About the Last Three Years

Joe Nicholson-USA TODAY Sports

June 19, 2016 was a perfect day for baseball. Bright blue skies, shining sun, all that good stuff. Mom and I don’t usually splurge on up-close seats, but the $20 front row tickets just to the right of home plate were too good to pass up.

And so we settled into our seats at Everett Memorial Stadium.

Just a few weeks removed from college graduation and still living at home on Bainbridge Island, the journey to Everett was no small undertaking. A drive, a ferry ride, and an even longer drive. Kyle Lewis was worth it, though.

We all have a baseball type. Fireballing pitchers, beefy sluggers, etc. Me? I like the athletic outfielders. Swift on the grass and on the basepaths, ideally with the potential for a touch of pop in their bats. Bonus points for an underdog story.

Lewis, as the club’s first round pick, wasn’t an underdog per se, but his path wasn’t traditional either. He’d been undrafted out of Shiloh High School but, as a former two-sport athlete, he chose to take the leap and focus on baseball. No SEC offers came calling, so he joined the Mercer University Bears.

Mercer is the oldest private university in Georgia, and the photographs of their notable alumnae are precisely what you'd expect: Stodgy portraits of bespectacled white men. The Baseball-Reference page for former Bears has just a smattering of not-so-illustrious names; guys like "Coot Veal," "Tige Stone," "Cory Gearrin."

Lewis' freshman season was strong, but then he traveled up the coast and spent the summer playing for the Cotuit Kettleers in the Cape Cod League. When he returned to Macon he was on a whole new level, slashing .367/.423/.677, winning Southern Conference Baseball Player of the Year, and sharing the Gregg Olson Award (for breakout college players who "elevate their game to an elite level during the season") with a young Razorbacks player named Andrew Benintendi.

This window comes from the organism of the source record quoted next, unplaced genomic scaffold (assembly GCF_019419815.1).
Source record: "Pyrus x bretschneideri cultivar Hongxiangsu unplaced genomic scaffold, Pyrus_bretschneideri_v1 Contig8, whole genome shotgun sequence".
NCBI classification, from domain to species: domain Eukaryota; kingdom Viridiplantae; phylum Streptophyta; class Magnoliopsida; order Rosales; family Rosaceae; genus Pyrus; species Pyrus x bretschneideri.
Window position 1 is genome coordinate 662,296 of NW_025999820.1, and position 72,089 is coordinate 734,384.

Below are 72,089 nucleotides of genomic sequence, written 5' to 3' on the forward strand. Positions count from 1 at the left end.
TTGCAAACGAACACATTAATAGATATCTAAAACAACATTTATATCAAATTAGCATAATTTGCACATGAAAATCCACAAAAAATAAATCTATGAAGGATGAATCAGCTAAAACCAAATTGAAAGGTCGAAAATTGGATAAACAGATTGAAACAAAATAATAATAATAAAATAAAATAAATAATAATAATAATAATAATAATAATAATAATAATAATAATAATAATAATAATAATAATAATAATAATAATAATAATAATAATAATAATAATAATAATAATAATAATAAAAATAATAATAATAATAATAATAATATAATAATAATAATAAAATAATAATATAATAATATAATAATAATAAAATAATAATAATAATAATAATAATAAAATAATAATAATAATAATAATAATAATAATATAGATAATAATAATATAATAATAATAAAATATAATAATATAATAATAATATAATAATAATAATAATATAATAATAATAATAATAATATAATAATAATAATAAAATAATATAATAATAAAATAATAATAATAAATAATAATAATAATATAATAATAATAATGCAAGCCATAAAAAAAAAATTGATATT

He returned to the Cape Cod League that summer, this time playing for the Orleans Firebirds (alongside two other future 2016 Mariners draft picks). His dominance continued with the Bears, and he was named Southern Conference Baseball Player of the Year yet again, in addition to being recognized as Baseball America's College Player of the Year.

Lewis was, understandably, widely regarded as one of the top hitters coming in to the 2016 draft. The Mariners had the 11th overall pick. It seemed like a pipe dream that he could drop to Seattle. But for all his accolades, he'd been relatively hidden away; he'd hit well in the Cape, but his success at Mercer prompted questions about the quality of pitchers he'd been facing.

The M's got him at 11. It felt like an absolute steal, and helped paint Jerry Dipoto's first draft in Seattle as a tremendous success. They signed him shortly thereafter, and sent him to Everett.


In the third inning of that Tuesday in July, Mom and I rose to our feet as Kyle Lewis connected powerfully on an Emmanuel Ramirez pitch. It didn't quite clear the fences, but we whooped and hollered gleefully as Lewis dusted himself off at third.

This is the future, I thought to myself, and damn does it look fun.

A few innings later, that fun came to a crunching, crushing halt.


I'm not a good prospects person. Anyone who's eaten a meal with me can attest to my impatience, and I struggle, like so many of us do, with finding a balance between hope and protective realism. But I'm loyal, too. Often to a foolish degree. Somewhere in the LL podcast archives you can hear me boldly declare that Lewis could be up with the Mariners at the end of 2018.

So, as he rehabbed and slogged his way through the minors, I endeavored to follow his progress. He was still my favorite type of player, yes, but having witnessed the lowest point in his career I felt especially invested in his success. Dreams are silly, foolish things, with the power to sustain and destroy in equal measure. They're also one of life's great unifiers. To witness the pursuit and achievement of a dream is to be uniquely connected to not just the dreamer themselves, but to all those who also watched, helped, or encouraged along the way.

Last night, while sleepily brushing my teeth, I watched Kyle Lewis connect on a pitch up in the zone from Trevor Bauer. 106 MPH off the bat, it cleared the fences with room to spare.

This is the future, I thought to myself, and damn does it look fun.